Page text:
We moved from Chicago to Cleveland when I was 12, and I don’t remember having toys after that, really, which makes sense, given my interests probably veering from having neat stuff to being cool and the trappings (clothes, makeup, hair styling products) that go along with it. A couple items stayed: my Bear Hug teddy, that I’ve had since I was a baby, and Guinnivere Cassandre (note the spelling), my first Cabbage Patch kid, who was a bald African-American preemie. She had a rattle in her head that remained a mystery. There’s just no way I’d have been able to cut her head off, despite my deep curiosity about what was knocking around inside.
Gosh, any time someone comes over. I’ve actually relished a bit in the past few years of social isolation and restricting visitors to the back deck: no cleaning, no awkward standing around in the kitchen trying to orchestrate everyones’ experience. I like to lie on the couch when the whimsy hits, or stand in the pantry and eat potato chips, or take baths at random. I like to go inside my head at will, and it’s hard to do that when we have company. I think this, I don’t know, rejection? to people in my personal space started when I first got my own personal space in the form of an attic apartment when I was in college at Cleveland State. It had a living room with a tiny kitchenette, a bathroom and a bedroom. Windows overlooking the street. If you know Cleveland Heights, it was in a top/bottom duplex house in Coventry, and while I really lusted after the 2nd floor with a full kitchen and front porch, this suited me fine, generally, except for the fact that it had almost no heat. The bathroom was big enough for me to install an enlarger, and I processed photographs in the bathtub.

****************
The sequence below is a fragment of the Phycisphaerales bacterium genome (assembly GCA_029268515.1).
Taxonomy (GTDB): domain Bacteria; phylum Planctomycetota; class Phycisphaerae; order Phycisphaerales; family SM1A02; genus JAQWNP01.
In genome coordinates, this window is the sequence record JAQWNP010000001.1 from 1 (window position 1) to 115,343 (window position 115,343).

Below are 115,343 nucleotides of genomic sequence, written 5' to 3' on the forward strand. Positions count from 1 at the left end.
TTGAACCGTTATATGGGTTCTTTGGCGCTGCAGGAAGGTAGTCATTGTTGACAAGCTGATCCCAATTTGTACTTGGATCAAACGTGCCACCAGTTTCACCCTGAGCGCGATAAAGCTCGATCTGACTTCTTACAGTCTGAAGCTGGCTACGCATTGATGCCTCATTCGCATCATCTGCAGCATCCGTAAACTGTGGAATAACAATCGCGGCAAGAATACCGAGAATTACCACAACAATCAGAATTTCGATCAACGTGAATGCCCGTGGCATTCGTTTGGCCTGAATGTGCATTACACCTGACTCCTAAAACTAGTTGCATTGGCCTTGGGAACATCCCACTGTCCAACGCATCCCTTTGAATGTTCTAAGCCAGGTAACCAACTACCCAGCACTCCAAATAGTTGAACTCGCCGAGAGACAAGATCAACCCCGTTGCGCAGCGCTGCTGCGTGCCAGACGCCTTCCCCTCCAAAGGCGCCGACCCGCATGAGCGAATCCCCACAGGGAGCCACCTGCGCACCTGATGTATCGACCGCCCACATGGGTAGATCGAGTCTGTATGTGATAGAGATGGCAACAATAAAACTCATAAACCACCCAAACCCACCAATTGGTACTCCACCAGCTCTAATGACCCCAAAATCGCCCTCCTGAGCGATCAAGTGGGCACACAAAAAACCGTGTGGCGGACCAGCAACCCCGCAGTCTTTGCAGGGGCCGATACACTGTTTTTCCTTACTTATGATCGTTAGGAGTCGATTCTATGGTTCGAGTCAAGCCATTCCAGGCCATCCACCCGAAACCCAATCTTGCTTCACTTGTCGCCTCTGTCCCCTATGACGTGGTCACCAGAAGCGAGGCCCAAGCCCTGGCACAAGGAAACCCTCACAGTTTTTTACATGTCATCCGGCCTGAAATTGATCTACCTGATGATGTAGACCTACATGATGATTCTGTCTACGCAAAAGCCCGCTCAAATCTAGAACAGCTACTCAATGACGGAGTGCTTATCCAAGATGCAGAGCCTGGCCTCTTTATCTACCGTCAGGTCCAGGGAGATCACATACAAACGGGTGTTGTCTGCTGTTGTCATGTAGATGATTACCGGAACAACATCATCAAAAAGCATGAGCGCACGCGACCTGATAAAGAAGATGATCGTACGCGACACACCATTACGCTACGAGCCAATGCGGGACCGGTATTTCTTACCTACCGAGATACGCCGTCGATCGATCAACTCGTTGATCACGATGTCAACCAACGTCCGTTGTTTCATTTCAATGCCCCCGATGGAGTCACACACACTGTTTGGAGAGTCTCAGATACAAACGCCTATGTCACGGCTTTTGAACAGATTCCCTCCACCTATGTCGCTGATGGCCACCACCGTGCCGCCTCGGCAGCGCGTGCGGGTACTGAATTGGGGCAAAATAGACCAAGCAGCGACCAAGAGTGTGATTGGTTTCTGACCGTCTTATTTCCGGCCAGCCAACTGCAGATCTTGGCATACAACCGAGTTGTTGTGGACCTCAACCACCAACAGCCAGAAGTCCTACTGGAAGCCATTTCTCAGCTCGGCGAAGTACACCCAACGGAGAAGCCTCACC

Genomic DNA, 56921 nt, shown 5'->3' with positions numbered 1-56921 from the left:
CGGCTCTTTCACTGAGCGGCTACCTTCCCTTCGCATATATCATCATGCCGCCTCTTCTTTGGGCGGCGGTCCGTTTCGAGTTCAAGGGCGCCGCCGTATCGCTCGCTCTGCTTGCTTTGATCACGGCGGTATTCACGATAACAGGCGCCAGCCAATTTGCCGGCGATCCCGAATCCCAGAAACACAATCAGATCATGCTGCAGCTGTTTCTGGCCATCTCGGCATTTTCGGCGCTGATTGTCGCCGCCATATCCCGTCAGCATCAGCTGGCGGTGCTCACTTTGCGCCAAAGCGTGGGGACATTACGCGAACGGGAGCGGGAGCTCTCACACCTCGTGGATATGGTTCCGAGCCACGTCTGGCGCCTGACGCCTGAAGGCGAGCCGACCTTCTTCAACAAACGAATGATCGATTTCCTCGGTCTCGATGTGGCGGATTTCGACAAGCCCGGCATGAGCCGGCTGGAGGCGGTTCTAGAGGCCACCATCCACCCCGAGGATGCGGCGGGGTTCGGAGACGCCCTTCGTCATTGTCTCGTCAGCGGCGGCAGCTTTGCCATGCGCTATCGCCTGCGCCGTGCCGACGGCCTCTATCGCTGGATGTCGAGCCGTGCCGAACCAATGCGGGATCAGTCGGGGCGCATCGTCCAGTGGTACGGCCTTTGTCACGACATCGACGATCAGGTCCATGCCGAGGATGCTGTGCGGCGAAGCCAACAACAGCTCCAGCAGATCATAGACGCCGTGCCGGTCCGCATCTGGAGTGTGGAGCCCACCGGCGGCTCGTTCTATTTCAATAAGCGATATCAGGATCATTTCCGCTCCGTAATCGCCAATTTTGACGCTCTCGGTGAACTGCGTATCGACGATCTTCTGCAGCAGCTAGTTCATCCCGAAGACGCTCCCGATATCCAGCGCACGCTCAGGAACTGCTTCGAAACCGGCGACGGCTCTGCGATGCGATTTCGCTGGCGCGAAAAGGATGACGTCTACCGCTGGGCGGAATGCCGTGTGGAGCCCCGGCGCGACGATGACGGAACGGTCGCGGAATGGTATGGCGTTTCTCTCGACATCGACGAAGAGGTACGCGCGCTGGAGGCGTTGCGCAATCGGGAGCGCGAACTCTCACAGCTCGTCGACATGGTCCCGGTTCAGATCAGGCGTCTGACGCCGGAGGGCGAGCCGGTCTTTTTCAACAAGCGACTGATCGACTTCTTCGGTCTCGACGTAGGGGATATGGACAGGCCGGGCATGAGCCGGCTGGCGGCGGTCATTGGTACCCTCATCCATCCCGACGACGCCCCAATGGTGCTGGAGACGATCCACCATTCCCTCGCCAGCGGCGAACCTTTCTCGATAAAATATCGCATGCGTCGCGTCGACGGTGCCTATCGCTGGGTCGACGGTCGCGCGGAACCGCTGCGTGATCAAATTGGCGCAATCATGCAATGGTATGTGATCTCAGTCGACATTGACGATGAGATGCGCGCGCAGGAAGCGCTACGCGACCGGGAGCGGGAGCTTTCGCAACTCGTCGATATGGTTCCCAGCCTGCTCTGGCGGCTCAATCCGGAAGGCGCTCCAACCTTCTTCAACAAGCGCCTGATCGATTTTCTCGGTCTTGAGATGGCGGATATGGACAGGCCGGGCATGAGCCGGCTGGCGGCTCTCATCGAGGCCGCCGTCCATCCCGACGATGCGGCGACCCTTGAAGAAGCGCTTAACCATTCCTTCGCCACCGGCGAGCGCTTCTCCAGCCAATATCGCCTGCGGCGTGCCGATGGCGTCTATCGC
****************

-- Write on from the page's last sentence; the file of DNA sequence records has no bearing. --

Anyway, I remember having someone over at some point, and the inside just feeling…small? Like everything was in vivid color and felt amplified, and they made an awkward comment like “Jessica’s house…” and it just felt really invasive.
There’s more…but I’ve been summoned to put a child to bed.
I don’t know. Maybe the one where it’s always 70 degrees. Is this limited to North America? The idea of any kind of travel feels foreign right now. I’m building up the will to go to the grocery store. I don’t think I’ve left my house in a week, other than a walk to Dunkin’ Donuts and Burger King for my daughter’s breakfasts, and even those trips felt clandestine. All our neighbors (or so it seems) have COVID, and the weather’s been generally cold, wet and gloomy. We maintained the strictest limitations on exposure to other humans over the holiday season to ensure that my boy could have 3 friends over for his 13th birthday, and having passed that with success, I guess it’s OK to go to the store again? The back-and-forth of our approach to this virus is a little discombobulating. I have a fresh new KN95 mask in one of my favorite colors. I’ve been spending a lot of time knitting and standing in front of the fireplace. I don’t want to think about road trips until spring at the very earliest.
BUT IF THERE WASN’T THE PANDEMIC TO THINK ABOUT
Highway 1, top to bottom. I’ve done part of it a few times, back in the day before we had smart phones and I had to drive blindly, with only a map to guide me, and find food and lodging on-the-fly. I stayed in a hotel in Half Moon Bay with an amazing clawfoot tub, had very luxurious French toast in Carmel-by-the-Sea, (I think) really good pizza in San Luis Obispo, a soy latte in Cave Junction, OR (this was before dairy alternatives were prolific), and spent $2500 in about a week. This was 20 years ago, before my brain had fully developed enough that charging $150-200 per day would add up quickly and eventually run out my cash reserves (I still might not fully understand this). But it was fun! Some other time I’ll tell the story about how a truck crash on the 101 let me, unknowingly, on a route through deep pines that eventually turned a bend and DAMN THERE’S THE PACIFIC OCEAN but for now I’ve got to go to the grocery store before it closes.